Synapses are recognized as being highly plastic in structure and function, strongly influenced by their own histories of impulse traffic and by signals from nearby cells. Synaptic contacts are fundamental for the development, homeostasis and remodeling of complex neural circuits. Synapses are highly varied in their molecular composition. Understand this diversity is important because it sheds light on the way they function. In particular, this may be useful for understanding the mechanisms at the basis of synaptic dysfunctions associated with neurodevelopmental disorders, such as Autism Spectrum Disorders (ASD) in order to develop properly targeted therapeutic tools. During the first part of my Phd course I characterized the functional role of gephyrin at inhibitory synapses (paper N. 1). Gephyrin is a scaffold protein essential for stabilizing glycine and GABAA receptors at inhibitory synapses. Using recombinant intrabodies against gephyrin (scFv-gephyrin) I tested the hypothesis that this protein exerts a trans-synaptic action on GABA and glutamate release. Pair recordings from interconnected hippocampal cells in culture revealed a reduced probability of GABA release in scFv-gephyrintransfected neurons compared with controls. This effect was associated with a significant decrease in VGAT, the vesicular GABA transporter, and in neuroligin 2 (NL2), a protein that, interacting with the neurexins, ensures the cross-talk between the post- and presynaptic sites. I also found that, hampering gephyrin function produced a significant reduction in VGLUT, the vesicular glutamate transporter, an effect accompanied by a significant decrease in frequency of miniature excitatory postsynaptic currents. Over-expressing NLG2 in gephyrindeprived neurons rescued GABAergic but not glutamatergic innervation, suggesting that the observed changes in the latter were not due to a homeostatic compensatory mechanism. These results suggest a key role of gephyrin in regulating trans-synaptic signaling at both inhibitory and excitatory synapses. Several lines of evidence suggest that proteins involved in synaptic function are altered in ASDs. In particular, in a small percentage of cases, ASDs have been found to be associated with single mutations in genes encoding for cell adhesion molecules of the neuroligin-neurexin families. One of these involves the postsynaptic cell adhesion molecule neuroligin (NL) 3. In the second part of my PhD, I used transgenic mice carrying the human R451C mutation of Nlgn3, to study GABAergic and glutamatergic signaling in the hippocampus early in postnatal life (paper N. 2). I performed whole cell recordings from CA3 pyramidal neurons in hippocampal slices from NL3 R451C knock-in mice and I found an enhanced frequency of Giant Depolarizing Potentials, as compared to controls. This effect was probably dependent on an increased GABAergic drive to principal cells as demonstrated by the enhanced frequency of miniature GABAAmediated (GPSCs) postsynaptic currents, but not AMPA-mediated postsynaptic currents (EPSCs). The increase in frequency of mGPSCs suggest a presynaptic 9 type of action. This was further supported by the experiments with the fast-off GABAA receptor antagonist TPMPA that, as expected for an enhanced GABA transient in the cleft, showed a reduced blocking effect on miniature events. Although an increased number of available postsynaptic GABAA receptors, if these are not saturated by the content of a single GABA containing vesicle may account for these results, this was not the case since a similar number of receptor channels was revealed with peak-scaled non-stationary fluctuation analysis in both WT and NL3R451C knock-in mice, indicating that the observed effects were not postsynaptic in origin. Presynaptic changes in GABA release can be attributed to modifications in the probability of GABA release, in the number of release sites or in the content of GABA in single synaptic vesicles. Changes in probability of GABA release seem unlikely considering that we examined miniature events generated by the release of a single quantum. Our data do not allow distinguishing between the other two possibilities (changes in the number of release sites or in vesicle GABA content). However, in agreement with previous data from Südhof group showing an enhancement of the presynaptic GABAergic marker VGAT (but not VGlut1) in the hippocampus of NL3R451C KI mice (Tabuchi et al., 2007), it is likely that an increased GABAergic innervation may contribute to the enhancement of GABA release. In additional experiments I found that changes in frequency of miniature GABAergic events were associated with an acceleration of mGPSCs decay possibly of postsynaptic origin. The increased frequency of mEPSCs detected in adult, but not young NL3 R451C mice may represent a late form of compensatory homeostatic correction to counter the excessive GABAA-mediated inhibition. Therefore, it is reasonable to assume that alterations in the excitatory/inhibitory balance, crucial for the refinement of neuronal circuits early in postnatal development, accounts for the behavioral deficits observed in ASDs patients. Although also in the present case, a modification of gephyrin expression in R451C NL 3 knock-in mice was associated with changes in GABAergic innervations suggesting the involvement of a trans-synaptic signal, the role of NL3 mutation in this effect remains to be elucidated. Finally, I contribute in writing a review article (paper N. 3) that gives an up dated picture of alterations of GABAergic signaling present in different forms of Autism Spectrum Disorders.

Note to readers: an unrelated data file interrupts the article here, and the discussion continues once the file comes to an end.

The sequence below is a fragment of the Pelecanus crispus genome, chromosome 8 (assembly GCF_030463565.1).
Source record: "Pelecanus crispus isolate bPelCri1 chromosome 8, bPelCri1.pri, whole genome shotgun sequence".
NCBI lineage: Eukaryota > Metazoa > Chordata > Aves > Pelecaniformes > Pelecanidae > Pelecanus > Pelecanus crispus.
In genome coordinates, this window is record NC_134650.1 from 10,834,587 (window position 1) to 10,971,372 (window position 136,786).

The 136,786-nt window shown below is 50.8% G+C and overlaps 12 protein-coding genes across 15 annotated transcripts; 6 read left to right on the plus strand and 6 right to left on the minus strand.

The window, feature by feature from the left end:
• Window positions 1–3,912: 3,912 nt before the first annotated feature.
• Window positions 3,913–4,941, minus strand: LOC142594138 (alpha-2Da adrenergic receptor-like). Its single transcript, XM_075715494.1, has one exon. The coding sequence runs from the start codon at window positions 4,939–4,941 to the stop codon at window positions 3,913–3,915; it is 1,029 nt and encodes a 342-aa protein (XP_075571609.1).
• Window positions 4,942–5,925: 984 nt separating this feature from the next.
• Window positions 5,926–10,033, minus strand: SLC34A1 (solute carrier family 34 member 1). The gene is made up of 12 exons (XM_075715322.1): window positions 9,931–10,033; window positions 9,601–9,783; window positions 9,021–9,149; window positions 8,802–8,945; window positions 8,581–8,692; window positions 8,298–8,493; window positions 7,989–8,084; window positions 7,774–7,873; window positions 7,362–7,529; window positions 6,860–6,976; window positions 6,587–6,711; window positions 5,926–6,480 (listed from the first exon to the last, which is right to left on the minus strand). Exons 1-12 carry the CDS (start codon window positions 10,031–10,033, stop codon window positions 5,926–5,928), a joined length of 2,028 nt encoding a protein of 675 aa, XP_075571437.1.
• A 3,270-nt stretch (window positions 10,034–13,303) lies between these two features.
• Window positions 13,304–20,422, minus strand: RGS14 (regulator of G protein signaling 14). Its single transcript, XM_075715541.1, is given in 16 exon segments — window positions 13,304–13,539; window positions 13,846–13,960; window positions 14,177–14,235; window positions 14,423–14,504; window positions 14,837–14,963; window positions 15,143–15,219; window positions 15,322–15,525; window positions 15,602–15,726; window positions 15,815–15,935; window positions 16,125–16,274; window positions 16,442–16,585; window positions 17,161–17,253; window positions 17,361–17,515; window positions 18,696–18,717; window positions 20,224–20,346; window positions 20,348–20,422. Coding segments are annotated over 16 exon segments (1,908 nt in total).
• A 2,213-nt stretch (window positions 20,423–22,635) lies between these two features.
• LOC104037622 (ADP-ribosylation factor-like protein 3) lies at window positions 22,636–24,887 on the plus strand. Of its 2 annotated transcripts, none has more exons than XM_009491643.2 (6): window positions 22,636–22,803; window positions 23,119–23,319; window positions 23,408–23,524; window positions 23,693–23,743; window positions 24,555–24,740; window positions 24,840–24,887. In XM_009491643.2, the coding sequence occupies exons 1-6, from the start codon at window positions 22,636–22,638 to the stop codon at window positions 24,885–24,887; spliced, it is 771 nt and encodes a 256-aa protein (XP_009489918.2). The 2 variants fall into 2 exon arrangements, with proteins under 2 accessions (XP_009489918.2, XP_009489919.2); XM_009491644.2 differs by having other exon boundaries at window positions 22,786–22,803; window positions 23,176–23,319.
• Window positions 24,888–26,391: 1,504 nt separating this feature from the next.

|Autori interni:||Pizzarelli, Rocco|
|Titolo:||Trans-synaptic signaling at GABAergic connections: possible dysfunction in some forms of Autism Spectrum Disorders|
|Data di pubblicazione:||14-dic-2012|
|Appare nelle tipologie:||8.1 PhD thesis|